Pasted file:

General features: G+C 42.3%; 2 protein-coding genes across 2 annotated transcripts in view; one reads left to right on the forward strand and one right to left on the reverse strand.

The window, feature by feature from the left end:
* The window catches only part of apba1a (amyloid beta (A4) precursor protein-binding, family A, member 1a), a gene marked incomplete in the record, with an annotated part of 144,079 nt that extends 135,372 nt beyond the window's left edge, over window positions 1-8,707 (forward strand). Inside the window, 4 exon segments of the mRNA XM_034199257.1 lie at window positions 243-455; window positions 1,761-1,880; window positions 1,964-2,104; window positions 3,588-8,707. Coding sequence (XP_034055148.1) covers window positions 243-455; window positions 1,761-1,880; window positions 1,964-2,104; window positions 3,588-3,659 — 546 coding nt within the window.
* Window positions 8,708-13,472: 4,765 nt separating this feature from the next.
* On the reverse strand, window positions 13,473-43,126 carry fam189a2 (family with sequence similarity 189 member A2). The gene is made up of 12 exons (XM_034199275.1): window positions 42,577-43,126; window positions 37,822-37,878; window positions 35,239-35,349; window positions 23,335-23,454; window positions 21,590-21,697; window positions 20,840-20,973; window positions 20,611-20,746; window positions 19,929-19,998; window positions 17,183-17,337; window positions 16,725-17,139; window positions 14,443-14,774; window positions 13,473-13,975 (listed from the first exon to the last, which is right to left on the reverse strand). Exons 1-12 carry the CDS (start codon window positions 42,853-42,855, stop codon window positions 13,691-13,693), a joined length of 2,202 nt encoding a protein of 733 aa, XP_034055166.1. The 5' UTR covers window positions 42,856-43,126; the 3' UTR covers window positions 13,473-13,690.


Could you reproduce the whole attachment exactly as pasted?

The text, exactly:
General features: G+C 42.3%; 2 protein-coding genes across 2 annotated transcripts in view; one reads left to right on the forward strand and one right to left on the reverse strand.

The window, feature by feature from the left end:
* The window catches only part of apba1a (amyloid beta (A4) precursor protein-binding, family A, member 1a), a gene marked incomplete in the record, with an annotated part of 144,079 nt that extends 135,372 nt beyond the window's left edge, over window positions 1-8,707 (forward strand). Inside the window, 4 exon segments of the mRNA XM_034199257.1 lie at window positions 243-455; window positions 1,761-1,880; window positions 1,964-2,104; window positions 3,588-8,707. Coding sequence (XP_034055148.1) covers window positions 243-455; window positions 1,761-1,880; window positions 1,964-2,104; window positions 3,588-3,659 — 546 coding nt within the window.
* Window positions 8,708-13,472: 4,765 nt separating this feature from the next.
* On the reverse strand, window positions 13,473-43,126 carry fam189a2 (family with sequence similarity 189 member A2). The gene is made up of 12 exons (XM_034199275.1): window positions 42,577-43,126; window positions 37,822-37,878; window positions 35,239-35,349; window positions 23,335-23,454; window positions 21,590-21,697; window positions 20,840-20,973; window positions 20,611-20,746; window positions 19,929-19,998; window positions 17,183-17,337; window positions 16,725-17,139; window positions 14,443-14,774; window positions 13,473-13,975 (listed from the first exon to the last, which is right to left on the reverse strand). Exons 1-12 carry the CDS (start codon window positions 42,853-42,855, stop codon window positions 13,691-13,693), a joined length of 2,202 nt encoding a protein of 733 aa, XP_034055166.1. The 5' UTR covers window positions 42,856-43,126; the 3' UTR covers window positions 13,473-13,690.